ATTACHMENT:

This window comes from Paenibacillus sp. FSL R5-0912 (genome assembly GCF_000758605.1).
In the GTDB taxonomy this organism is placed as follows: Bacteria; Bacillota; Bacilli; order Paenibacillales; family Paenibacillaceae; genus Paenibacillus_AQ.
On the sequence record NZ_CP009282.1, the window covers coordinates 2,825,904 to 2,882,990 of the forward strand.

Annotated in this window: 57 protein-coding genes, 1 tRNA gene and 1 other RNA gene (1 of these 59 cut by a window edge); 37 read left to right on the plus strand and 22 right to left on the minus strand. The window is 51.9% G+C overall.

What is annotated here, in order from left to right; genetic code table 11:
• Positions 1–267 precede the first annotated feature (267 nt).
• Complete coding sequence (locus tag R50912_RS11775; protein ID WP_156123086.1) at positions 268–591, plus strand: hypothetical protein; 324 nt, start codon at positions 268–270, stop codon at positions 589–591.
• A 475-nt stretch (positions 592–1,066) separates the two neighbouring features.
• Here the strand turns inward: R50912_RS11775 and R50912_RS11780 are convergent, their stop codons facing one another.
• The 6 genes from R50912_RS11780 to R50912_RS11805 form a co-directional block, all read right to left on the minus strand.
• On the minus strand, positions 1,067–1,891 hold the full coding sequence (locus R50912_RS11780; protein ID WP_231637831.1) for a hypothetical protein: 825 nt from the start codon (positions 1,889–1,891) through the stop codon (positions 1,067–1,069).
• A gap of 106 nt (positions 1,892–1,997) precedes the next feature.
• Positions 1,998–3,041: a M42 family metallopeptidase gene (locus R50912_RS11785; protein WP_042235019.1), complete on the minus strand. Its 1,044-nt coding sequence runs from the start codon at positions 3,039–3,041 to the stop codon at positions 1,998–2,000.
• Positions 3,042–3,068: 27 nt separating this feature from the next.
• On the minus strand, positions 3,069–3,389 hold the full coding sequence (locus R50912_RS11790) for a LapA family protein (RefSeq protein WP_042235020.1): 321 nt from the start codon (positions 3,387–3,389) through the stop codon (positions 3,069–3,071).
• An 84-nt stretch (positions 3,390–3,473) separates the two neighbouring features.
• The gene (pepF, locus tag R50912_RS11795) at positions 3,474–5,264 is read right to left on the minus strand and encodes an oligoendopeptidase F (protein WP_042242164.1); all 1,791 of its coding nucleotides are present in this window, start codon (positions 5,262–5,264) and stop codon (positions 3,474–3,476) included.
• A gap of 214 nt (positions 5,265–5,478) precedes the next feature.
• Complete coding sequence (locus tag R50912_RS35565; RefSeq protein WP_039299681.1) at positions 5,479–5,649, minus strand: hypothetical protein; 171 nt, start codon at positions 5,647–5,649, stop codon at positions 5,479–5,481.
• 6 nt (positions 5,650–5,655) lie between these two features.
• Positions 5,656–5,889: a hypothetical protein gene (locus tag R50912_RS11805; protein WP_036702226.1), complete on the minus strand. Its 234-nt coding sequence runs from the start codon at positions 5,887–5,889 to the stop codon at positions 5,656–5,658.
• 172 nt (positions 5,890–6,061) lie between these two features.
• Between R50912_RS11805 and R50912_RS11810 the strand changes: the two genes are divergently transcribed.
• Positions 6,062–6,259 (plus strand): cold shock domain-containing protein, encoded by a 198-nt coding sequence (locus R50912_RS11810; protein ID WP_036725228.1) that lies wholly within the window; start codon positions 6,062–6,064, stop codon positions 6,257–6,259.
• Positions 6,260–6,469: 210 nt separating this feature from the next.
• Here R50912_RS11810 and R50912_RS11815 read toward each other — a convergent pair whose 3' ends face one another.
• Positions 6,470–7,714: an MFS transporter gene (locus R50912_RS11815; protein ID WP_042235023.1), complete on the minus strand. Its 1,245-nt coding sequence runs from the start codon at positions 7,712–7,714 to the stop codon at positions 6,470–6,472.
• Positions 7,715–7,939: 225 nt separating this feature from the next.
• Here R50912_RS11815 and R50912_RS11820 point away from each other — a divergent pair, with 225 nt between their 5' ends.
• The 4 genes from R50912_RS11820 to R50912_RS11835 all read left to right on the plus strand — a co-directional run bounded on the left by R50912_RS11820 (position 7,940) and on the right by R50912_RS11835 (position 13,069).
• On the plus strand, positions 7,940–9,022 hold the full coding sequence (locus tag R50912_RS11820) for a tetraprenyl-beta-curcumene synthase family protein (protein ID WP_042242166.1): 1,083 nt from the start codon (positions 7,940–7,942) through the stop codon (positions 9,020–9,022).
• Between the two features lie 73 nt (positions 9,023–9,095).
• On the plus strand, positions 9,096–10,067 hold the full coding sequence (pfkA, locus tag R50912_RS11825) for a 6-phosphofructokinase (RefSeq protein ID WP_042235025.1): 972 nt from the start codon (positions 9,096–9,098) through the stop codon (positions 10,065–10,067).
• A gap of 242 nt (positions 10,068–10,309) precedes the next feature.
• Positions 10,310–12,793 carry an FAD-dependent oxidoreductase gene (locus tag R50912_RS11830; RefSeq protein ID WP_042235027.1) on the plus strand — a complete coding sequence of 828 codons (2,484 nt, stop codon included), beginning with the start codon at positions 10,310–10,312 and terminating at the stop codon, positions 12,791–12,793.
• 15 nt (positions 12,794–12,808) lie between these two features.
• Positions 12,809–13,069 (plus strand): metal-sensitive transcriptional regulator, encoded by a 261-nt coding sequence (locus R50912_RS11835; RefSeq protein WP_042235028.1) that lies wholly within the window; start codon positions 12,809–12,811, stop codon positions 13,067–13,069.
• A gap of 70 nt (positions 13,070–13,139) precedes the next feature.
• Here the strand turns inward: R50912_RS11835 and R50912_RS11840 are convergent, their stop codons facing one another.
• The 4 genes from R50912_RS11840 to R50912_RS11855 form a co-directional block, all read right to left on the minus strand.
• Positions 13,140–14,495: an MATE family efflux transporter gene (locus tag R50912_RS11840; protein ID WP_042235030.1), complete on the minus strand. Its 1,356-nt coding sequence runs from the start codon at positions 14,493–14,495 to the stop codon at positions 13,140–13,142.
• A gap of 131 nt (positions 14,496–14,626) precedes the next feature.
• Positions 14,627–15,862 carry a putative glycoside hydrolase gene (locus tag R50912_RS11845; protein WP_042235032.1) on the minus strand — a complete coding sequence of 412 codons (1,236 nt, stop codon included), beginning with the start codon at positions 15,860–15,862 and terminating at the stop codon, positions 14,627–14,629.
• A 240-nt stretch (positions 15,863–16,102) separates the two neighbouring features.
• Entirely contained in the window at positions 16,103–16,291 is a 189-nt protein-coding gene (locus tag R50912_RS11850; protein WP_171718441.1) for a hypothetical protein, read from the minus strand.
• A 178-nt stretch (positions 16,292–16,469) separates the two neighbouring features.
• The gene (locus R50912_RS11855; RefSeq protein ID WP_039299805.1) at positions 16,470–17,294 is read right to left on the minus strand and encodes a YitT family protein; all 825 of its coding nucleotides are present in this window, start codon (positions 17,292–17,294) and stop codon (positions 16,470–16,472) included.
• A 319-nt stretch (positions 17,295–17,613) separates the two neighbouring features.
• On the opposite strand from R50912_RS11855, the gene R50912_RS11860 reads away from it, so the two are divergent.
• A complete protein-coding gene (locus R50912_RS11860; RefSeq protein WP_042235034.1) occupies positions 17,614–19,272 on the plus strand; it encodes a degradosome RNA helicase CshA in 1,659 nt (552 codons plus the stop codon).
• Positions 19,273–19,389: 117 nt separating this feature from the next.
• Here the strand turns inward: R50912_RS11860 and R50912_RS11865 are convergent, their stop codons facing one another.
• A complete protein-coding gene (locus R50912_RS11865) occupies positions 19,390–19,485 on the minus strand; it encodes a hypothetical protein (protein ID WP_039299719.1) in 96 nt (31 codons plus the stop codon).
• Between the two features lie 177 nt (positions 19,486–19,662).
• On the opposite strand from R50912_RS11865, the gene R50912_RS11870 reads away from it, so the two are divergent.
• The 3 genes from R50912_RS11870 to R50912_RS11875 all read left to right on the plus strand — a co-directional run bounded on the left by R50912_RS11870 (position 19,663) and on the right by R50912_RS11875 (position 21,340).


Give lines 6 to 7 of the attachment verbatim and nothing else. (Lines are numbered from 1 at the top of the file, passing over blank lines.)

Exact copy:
• Positions 1–267 precede the first annotated feature (267 nt).
• Complete coding sequence (locus tag R50912_RS11775; protein ID WP_156123086.1) at positions 268–591, plus strand: hypothetical protein; 324 nt, start codon at positions 268–270, stop codon at positions 589–591.